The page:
Upon graduating from Concordia University in Montreal, I had big dreams about how I would put my honours degree in Creative Writing and English Literature to work. I had started my own smut zine as a student, and wanted to write a more interesting version of the sex column for one of the local papers. While I had experience writing about sex, as well as writing under a deadline for the student newspaper, it seemed like I could never get a response from any of my queries.
Worse than a simple rejection, I was getting total silence, which made me wonder whether anyone was even receiving my e-mails, much less reading them. My biggest problem was the fact that there were no direct e-mail addresses listed on the websites; instead, there were general online forms you could use to contact the editors.
Unable to get in touch with anyone specific, I began to wonder if I’d ever be able to get an “in” with the local papers. It seemed unfair since I knew I was a good enough writer, but I just didn’t have the access I needed to bend someone’s ear. I complained about this to my writer friends, who were sympathetic, and finally one of them said, “I know most of the people on staff at the alternative papers. Would you like me to write you a letter of introduction?”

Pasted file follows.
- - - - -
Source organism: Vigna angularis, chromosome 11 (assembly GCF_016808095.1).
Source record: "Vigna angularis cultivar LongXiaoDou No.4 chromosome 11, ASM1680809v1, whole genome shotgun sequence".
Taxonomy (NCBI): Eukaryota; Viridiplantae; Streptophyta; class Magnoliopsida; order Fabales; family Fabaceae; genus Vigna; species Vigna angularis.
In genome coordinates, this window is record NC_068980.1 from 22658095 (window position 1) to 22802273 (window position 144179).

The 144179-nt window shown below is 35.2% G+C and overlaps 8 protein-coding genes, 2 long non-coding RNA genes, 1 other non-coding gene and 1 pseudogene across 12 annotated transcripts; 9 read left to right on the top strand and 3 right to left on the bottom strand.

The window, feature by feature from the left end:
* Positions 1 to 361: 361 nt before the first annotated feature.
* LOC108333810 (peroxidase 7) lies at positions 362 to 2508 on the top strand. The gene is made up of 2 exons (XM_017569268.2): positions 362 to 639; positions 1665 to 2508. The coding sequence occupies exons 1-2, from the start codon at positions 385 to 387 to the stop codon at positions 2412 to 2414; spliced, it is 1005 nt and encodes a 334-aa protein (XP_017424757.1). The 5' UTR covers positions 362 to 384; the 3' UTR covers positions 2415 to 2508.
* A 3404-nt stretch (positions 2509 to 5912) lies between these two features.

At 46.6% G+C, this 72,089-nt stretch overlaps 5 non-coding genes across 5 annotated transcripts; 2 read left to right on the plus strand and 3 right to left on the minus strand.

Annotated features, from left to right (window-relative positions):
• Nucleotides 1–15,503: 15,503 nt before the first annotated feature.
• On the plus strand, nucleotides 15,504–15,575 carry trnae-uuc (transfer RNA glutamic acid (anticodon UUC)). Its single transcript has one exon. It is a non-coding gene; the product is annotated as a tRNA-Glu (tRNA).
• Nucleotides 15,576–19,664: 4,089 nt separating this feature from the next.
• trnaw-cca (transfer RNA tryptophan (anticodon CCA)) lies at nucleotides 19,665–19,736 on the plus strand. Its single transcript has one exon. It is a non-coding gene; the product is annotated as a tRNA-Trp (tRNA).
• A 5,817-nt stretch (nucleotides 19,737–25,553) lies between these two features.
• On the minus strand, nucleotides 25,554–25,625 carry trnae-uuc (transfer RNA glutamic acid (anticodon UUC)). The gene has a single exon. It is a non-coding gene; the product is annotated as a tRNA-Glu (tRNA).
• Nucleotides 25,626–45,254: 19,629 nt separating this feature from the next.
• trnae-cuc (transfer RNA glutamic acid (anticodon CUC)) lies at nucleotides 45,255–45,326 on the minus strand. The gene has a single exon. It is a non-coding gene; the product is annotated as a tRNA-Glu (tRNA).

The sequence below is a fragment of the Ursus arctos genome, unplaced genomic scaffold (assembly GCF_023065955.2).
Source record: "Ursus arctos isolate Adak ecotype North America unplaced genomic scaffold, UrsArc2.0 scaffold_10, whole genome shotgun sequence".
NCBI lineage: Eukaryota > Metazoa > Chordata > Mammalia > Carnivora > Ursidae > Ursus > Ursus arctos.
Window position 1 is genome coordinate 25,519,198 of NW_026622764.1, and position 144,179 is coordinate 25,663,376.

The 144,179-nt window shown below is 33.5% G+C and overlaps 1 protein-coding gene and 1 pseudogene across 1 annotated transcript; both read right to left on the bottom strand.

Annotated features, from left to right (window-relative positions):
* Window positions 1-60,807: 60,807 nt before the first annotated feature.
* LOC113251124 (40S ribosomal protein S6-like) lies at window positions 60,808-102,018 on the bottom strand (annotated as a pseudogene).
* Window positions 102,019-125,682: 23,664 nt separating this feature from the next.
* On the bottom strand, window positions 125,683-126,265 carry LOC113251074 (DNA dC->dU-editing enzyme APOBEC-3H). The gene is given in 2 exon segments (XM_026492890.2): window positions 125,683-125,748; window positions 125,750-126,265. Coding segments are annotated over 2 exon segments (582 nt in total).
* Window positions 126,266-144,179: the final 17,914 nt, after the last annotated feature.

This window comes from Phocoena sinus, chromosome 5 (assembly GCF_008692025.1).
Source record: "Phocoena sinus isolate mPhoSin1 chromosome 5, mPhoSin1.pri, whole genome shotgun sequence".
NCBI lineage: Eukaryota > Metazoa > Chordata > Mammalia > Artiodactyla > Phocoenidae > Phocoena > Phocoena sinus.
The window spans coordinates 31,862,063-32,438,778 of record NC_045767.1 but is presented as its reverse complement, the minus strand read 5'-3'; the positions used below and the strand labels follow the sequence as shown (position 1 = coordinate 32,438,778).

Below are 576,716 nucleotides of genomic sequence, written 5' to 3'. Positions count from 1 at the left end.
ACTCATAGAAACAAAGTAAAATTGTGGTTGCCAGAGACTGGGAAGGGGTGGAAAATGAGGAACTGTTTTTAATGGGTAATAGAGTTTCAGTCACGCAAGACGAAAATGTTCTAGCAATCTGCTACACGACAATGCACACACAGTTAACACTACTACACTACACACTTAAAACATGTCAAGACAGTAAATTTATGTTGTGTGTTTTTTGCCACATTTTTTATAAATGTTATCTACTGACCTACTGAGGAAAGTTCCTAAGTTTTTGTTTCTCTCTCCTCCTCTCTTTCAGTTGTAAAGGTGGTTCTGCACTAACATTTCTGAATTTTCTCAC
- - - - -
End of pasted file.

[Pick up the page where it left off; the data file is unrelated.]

It turns out that a brief letter was all I needed to launch my career. My friend wrote to the arts editor at the _Hour_, mentioning that I was a recent graduate and that I wrote and published my own moderately successful smut zine, and the editor wrote back to ask if I’d like to write a sex column. Would I ever!
I had a degree in writing and experience at the student newspaper, as well as the self-sufficiency to start my own publication, so the editor took me seriously. We had a few meetings about potential column ideas, and she seemed impressed with my suggestions. It took a while to settle all the paperwork and finally get down to the business of writing the column, but ultimately it was that short letter my friend wrote for me that made the difference between getting noticed and getting ignored.
Laura Roberts is the author of “V for Vixen,” a sex column found in Montreal’s alternative newspaper, Hour. She is also the Editor-in-Chief of Black Heart Magazine, available online at http://www.blackheartmagazine.com.